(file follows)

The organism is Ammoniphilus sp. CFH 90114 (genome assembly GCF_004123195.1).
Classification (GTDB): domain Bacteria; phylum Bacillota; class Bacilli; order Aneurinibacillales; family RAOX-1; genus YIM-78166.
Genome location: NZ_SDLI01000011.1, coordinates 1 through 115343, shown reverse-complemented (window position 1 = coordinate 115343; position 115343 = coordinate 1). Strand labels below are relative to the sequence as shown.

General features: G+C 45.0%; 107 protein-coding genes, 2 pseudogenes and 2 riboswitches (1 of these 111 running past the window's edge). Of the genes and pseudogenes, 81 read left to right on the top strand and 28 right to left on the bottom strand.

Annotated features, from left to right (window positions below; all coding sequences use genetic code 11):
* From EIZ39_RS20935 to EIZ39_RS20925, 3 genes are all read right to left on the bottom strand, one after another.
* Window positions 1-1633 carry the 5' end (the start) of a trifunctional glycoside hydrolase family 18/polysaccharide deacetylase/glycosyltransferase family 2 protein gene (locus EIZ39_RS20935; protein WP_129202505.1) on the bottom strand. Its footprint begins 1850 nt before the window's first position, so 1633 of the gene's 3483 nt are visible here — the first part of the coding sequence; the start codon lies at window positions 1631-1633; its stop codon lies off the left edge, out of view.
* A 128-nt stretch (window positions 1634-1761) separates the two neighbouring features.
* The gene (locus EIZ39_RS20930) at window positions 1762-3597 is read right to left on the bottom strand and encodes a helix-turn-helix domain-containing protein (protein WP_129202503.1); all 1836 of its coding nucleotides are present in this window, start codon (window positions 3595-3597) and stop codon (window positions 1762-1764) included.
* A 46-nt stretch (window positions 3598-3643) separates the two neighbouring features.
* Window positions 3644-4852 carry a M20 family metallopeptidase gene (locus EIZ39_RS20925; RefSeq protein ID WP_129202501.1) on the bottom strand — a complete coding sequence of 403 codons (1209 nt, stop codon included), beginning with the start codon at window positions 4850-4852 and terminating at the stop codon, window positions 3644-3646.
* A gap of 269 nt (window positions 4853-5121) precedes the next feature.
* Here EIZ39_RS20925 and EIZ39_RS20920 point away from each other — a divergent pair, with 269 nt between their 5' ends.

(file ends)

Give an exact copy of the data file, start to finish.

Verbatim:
The organism is Ammoniphilus sp. CFH 90114 (genome assembly GCF_004123195.1).
Classification (GTDB): domain Bacteria; phylum Bacillota; class Bacilli; order Aneurinibacillales; family RAOX-1; genus YIM-78166.
Genome location: NZ_SDLI01000011.1, coordinates 1 through 115343, shown reverse-complemented (window position 1 = coordinate 115343; position 115343 = coordinate 1). Strand labels below are relative to the sequence as shown.

General features: G+C 45.0%; 107 protein-coding genes, 2 pseudogenes and 2 riboswitches (1 of these 111 running past the window's edge). Of the genes and pseudogenes, 81 read left to right on the top strand and 28 right to left on the bottom strand.

Annotated features, from left to right (window positions below; all coding sequences use genetic code 11):
* From EIZ39_RS20935 to EIZ39_RS20925, 3 genes are all read right to left on the bottom strand, one after another.
* Window positions 1-1633 carry the 5' end (the start) of a trifunctional glycoside hydrolase family 18/polysaccharide deacetylase/glycosyltransferase family 2 protein gene (locus EIZ39_RS20935; protein WP_129202505.1) on the bottom strand. Its footprint begins 1850 nt before the window's first position, so 1633 of the gene's 3483 nt are visible here — the first part of the coding sequence; the start codon lies at window positions 1631-1633; its stop codon lies off the left edge, out of view.
* A 128-nt stretch (window positions 1634-1761) separates the two neighbouring features.
* The gene (locus EIZ39_RS20930) at window positions 1762-3597 is read right to left on the bottom strand and encodes a helix-turn-helix domain-containing protein (protein WP_129202503.1); all 1836 of its coding nucleotides are present in this window, start codon (window positions 3595-3597) and stop codon (window positions 1762-1764) included.
* A 46-nt stretch (window positions 3598-3643) separates the two neighbouring features.
* Window positions 3644-4852 carry a M20 family metallopeptidase gene (locus EIZ39_RS20925; RefSeq protein ID WP_129202501.1) on the bottom strand — a complete coding sequence of 403 codons (1209 nt, stop codon included), beginning with the start codon at window positions 4850-4852 and terminating at the stop codon, window positions 3644-3646.
* A gap of 269 nt (window positions 4853-5121) precedes the next feature.
* Here EIZ39_RS20925 and EIZ39_RS20920 point away from each other — a divergent pair, with 269 nt between their 5' ends.